Have I mentioned that my boys are home during this crisis? Have I mentioned how much they eat?
About mid-day, we got a message from the shopper saying that the store we had ordered food from was closed. They canceled our order and we were left with nothing substantial in the house for Easter dinner. It felt a lot like one of those cooking shows where they give each chef 6 random food items and ask them to make a gourmet meal out of it. Hmmm…what can we make with a can of sardines, a box of gluten-free spaghetti, a lemon from the tree outside, two eggs, a box of granola and a jar of salsa? GO!
Speaking of training, Jacob is a member of the Naval Academy Cross Country and Track teams. Though the season has been canceled, the athletes are all expected to keep working out in order to maintain their conditioning and long-term training cycle. There really is no break for distance runners.
It has been increasingly harder for Jacob to find places to do his workouts. He needs a track about once or twice a week in order to time his workouts. Other days are casual runs anywhere. Most local high schools are shut down with security keeping people from using the facilities. We were fortunate to find this dirt track locally that is not too crowded and has enabled Jacob to continue his training.
Initially we thought the lockdown might last just a few weeks or maybe a month. Our boys’ return to their academies was delayed by two weeks but then became indefinite.
As things progressed, businesses began to close and park playgrounds were shut down. We were told masks didn’t work and then a few weeks later, we were told we should wear masks. At first, we were told that social distancing was the primary step to curb the virus, but then the lockdown came and people whose jobs were not considered “essential” were urged to stay at home.
One of the things we have tried to do regularly to maintain some kind of routine is walk the dog. Most every day, Jen and I will try to get out in the afternoon to take the dog out. We pretty much walk the same route every day. One day while walking the dog, I spotted this small action figure lying on the sidewalk. It turns out that during Covid-19, even action figures are wearing masks!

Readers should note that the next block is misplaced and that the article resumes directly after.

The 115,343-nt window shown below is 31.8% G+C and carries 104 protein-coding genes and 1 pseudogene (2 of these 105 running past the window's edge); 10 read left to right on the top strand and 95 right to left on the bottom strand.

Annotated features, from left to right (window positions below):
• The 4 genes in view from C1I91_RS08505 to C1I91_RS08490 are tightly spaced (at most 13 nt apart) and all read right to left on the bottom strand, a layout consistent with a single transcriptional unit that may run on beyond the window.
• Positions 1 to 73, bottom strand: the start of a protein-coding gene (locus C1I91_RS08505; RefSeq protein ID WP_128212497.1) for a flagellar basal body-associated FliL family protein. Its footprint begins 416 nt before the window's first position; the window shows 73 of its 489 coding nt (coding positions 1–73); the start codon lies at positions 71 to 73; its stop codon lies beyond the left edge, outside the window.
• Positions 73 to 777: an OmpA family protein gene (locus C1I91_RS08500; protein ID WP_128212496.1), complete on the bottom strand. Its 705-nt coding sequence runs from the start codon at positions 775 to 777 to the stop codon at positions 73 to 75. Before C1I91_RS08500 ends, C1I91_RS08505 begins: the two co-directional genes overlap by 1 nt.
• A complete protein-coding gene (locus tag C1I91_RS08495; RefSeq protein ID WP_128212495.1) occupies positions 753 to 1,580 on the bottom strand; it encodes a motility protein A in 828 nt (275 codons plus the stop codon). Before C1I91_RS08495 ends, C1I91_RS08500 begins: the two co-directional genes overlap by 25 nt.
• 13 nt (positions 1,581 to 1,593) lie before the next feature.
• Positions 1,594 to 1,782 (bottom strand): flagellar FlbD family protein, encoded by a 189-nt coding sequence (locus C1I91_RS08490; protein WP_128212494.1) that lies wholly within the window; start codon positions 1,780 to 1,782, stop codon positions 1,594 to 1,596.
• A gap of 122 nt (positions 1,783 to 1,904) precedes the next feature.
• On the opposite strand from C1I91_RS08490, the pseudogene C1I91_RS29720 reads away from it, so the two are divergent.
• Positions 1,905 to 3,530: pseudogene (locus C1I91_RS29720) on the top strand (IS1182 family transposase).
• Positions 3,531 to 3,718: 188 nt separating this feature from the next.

It’s been interesting to slow down and try to notice things that I never noticed before. It’s amazing how much beauty and creativity is around us that we don’t pay attention to. Now that it’s spring time, we’re starting to see flowers blooming and plants coming alive.
As I’ve ventured out daily with the dog and my camera, I’m trying to notice the things around me that demonstrate life and bring hope during this challenging season.
A few weeks ago, in order to avoid an oncoming dog walker and maintain our distance, we darted to the other side of the street. I was walking down the same street but on the other side, and this gave me a slightly different perspective. Had I not gone to the other side, I would have missed the sidewalk chalk message – “Always Stop and smell the Flowers.” Our dog Scout decided to take the advice!
Attending church activities has been different. We are still able to attend our home group and men’s and women’s groups but everything is online now through Zoom and other video platforms.
We’re able to worship as a family by watching the sermon online every Saturday beginning at 4:00 p.m. at Saddleback.org. The worship team records all of their parts separately and the worship is edited and spliced together to give the feeling of a full live worship set. It’s pretty amazing what technology is enabling us to do. Pastor Rick Warren then gives his sermon online as well.
There is so much loss during this crisis. I think about all the high school seniors who have missed out on prom as well as all their other senior traditions, including commencement.
College seniors are also missing one of the biggest days in their lives. We know of weddings that have been postponed or canceled, vacation trips that have been delayed or lost altogether.